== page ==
The European Union would be ready to approve a short Brexit delay should Britain need more time to ensure parliamentary ratification of their divorce agreement, three EU officials said on Tuesday, Trend reports referring to Reuters.
EU leaders have increasingly pushed British Prime Minister Theresa May for an extension of the negotiating time as they see no majority in her split parliament to approve the Brexit deal, and want to avoid disruptions that would follow an abrupt split.
May on Tuesday offered the possibility of a short delay to Brexit, drawing a largely positive response from Brussels.
“If a request for a delay of the Brexit date is submitted, it would be considered favorably,” a senior EU official said. “We have not seen a request but an extension of a couple of months would be relatively straightforward.
Another EU official said it was “good to see rational arguments being heard” in Britain. A third person, speaking on condition of unanimity, said this would be “in line” with EU thinking on how to get to a final Brexit deal.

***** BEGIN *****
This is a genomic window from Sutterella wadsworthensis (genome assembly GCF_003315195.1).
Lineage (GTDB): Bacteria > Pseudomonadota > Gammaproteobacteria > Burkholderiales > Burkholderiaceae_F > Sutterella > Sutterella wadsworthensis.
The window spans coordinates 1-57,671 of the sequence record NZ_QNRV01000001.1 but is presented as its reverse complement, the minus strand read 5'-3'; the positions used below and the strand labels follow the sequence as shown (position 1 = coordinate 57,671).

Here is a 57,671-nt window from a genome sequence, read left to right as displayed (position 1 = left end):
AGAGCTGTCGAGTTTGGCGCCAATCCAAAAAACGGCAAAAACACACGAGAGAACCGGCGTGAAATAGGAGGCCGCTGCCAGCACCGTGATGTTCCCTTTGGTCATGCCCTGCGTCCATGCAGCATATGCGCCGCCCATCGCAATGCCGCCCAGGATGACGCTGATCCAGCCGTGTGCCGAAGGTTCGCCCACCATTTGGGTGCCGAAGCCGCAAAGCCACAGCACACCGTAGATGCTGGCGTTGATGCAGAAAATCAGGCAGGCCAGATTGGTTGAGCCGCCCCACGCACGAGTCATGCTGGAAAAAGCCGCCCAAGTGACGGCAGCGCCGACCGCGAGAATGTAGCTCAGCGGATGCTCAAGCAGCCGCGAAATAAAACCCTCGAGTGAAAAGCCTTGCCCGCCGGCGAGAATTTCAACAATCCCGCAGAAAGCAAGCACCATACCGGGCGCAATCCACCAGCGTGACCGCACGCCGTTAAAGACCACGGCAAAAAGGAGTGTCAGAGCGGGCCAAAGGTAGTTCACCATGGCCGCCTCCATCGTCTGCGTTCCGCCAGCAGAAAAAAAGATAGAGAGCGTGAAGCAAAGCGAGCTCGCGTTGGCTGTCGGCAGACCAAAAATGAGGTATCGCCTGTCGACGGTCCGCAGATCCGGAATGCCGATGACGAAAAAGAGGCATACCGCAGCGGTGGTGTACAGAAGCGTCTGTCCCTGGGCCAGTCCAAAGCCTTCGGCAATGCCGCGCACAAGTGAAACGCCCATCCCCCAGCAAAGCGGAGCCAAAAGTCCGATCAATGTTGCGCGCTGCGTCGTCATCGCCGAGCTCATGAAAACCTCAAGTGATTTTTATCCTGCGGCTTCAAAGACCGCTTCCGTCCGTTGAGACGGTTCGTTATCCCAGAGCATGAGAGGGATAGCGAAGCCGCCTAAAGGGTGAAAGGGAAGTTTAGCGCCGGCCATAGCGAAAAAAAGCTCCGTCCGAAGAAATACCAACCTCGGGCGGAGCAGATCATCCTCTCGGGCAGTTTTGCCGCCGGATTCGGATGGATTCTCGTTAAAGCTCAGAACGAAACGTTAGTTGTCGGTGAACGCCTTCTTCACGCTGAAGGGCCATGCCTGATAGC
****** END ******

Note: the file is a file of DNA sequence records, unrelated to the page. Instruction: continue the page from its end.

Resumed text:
EU and UK officials were continuing talks in Brussels on Tuesday to give Britain more assurances on the deal and make it acceptable to the House of Commons.
The EU’s executive Commission has said good progress is being made and that this work must be wrapped up in time for a March 21-22 summit, when the bloc’s national leaders meeting in Brussels could endorse any amendments to the Brexit accord.
Under the EU’s thinking, the summit - to be held just a week before the current Brexit date of March 29 - could also agree a short extension, giving May enough time to take the deal back to the House of Commons for their final approval.
Any extension would need to be approved by all the 27 other EU leaders and a clear limit for any delay has emerged for the bloc around the European Parliament elections on May 23-26.
The new EU Parliament will start convening from early July, meaning any Brexit delay beyond the end of June would require Britain to also take part in the election, something May spoke against on Tuesday.